Duterte and other politicians continue swapping allegations as to who is selling the Philippines out to China.

Among possible opponents to Duterte’s clique in next year’s presidential election, much of the talk appeared to center around VP Robredo, Manila Mayor Ikso Moreno, and Senator Grace Poe, with the debate revolving around questions about the degree to which to credit moral/ideological purity and electoral cross-appeal. Moreno seems to fit the bill to some degree, but came under criticism for allegedly attempting to capitalize on his COVID infection.

Although the wrangling in Malaysia has lacked much of a geopolitical element, there is certainly an anti-ethnic-Chinese element to it, according to many accounts earlier in the week. Muhyiddin’s ouster from the prime ministership was perceived as internecine warfare amongst a Malay-Islam First oligarchy and, thus, the outcome was likely to favor someone from within that coalition, although some still hoped for a victory by Anwar Ibrahim.

As for Myanmar, state media urged people, especially artists, to have a more “constructive attitude” towards improving the country and warned citizens not to be taken in by fake news of an imminent “demonetization” of certain bank notes.

The Irrawaddy warned against the “creeping recognition of the Myanmar junta” on the part of ASEAN and other multilateral organizations by holding meetings with junta representatives manning the Myanmar chair.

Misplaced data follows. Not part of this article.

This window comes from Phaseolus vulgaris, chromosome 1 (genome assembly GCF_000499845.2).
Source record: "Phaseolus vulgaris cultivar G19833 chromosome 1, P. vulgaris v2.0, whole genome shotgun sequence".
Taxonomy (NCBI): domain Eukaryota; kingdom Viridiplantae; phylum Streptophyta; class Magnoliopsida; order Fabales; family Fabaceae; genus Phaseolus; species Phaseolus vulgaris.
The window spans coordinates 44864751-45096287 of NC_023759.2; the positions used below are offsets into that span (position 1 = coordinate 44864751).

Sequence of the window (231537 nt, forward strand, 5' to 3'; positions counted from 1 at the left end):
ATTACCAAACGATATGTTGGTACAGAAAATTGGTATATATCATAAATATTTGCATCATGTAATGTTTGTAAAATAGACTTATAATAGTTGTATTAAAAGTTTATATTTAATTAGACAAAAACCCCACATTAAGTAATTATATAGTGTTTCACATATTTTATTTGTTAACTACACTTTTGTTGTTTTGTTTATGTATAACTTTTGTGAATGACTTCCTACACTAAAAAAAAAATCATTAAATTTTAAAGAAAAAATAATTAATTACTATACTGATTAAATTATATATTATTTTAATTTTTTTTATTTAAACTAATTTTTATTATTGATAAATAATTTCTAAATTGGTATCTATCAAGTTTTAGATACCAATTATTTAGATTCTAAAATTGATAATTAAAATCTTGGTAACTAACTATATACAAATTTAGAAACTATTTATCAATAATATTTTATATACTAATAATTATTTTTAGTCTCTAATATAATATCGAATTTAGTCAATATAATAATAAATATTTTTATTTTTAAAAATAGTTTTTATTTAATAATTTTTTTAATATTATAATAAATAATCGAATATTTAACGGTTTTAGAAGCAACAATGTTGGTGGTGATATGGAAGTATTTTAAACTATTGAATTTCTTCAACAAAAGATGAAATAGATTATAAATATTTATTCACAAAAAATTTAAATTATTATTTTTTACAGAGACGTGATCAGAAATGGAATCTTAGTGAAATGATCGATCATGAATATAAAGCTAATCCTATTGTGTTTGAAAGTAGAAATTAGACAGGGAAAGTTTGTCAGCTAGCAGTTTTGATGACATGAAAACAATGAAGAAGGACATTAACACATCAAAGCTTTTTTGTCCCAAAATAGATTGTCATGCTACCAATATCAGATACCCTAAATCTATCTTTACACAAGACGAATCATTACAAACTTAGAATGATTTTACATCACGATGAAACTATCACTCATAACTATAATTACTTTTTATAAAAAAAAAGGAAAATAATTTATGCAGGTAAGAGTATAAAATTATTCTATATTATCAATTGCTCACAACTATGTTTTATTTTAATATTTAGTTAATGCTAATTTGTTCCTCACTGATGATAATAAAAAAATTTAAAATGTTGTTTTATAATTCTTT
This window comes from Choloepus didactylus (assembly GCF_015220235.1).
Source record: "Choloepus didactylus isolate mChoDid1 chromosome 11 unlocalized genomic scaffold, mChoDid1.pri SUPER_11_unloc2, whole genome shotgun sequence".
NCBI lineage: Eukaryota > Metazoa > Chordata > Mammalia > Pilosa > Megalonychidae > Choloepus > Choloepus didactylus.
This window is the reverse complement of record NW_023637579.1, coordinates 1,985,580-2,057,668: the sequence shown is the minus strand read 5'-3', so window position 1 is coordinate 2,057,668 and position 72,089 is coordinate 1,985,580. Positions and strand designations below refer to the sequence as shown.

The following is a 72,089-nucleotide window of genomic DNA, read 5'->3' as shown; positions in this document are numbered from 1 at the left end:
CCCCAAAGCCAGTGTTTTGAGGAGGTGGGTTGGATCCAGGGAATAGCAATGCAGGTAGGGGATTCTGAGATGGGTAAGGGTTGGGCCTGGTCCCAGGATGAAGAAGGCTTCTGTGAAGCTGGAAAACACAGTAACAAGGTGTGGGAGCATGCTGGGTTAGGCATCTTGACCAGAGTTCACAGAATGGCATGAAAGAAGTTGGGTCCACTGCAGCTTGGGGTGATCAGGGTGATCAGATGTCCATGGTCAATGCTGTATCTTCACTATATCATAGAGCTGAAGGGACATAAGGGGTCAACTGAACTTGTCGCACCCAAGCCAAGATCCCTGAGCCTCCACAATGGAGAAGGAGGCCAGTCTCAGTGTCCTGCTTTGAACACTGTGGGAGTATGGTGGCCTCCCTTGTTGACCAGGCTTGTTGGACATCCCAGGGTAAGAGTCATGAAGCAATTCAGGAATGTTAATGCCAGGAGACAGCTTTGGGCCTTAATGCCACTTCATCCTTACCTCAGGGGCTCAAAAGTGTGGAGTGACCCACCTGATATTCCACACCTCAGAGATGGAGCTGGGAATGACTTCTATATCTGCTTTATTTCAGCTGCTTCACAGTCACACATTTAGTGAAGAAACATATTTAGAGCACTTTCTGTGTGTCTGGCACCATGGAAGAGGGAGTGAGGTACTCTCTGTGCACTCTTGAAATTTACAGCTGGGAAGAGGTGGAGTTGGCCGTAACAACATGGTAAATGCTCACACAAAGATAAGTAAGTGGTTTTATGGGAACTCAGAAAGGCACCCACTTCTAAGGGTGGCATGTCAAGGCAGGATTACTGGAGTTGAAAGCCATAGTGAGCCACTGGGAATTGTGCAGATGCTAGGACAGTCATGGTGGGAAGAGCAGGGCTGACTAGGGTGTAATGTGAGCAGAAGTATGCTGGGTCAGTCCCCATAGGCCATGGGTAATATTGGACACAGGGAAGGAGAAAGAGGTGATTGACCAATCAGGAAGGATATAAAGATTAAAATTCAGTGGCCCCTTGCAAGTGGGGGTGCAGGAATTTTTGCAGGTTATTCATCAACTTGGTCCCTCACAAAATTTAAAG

Myanmar Now reports that the Arakan Army were taking over much of Rakhine State.

Cambodian Op-Ed pages largely republished Russian and Chinese articles about the great progress being made by the Shanghai Cooperation Organization, the “humiliating” US withdrawal in Afghanistan, and the unfairness of the Taliban being allowed on Twitter when US conservatives are barred. This, while “UN human rights experts” expressed concern over the extended detention of activists in Cambodia, and a trade unionist was jailed for claiming that the Cambodian government was secretly ceding territory to Vietnam.

Finally, The Laotian Times reported that China continues to be the biggest investor in Laos, especially big infrastructure projects like the Lao-China Railway, and Radio Free Asia reports that anonymous state officials in Laos is on track to default on its sovereign debt.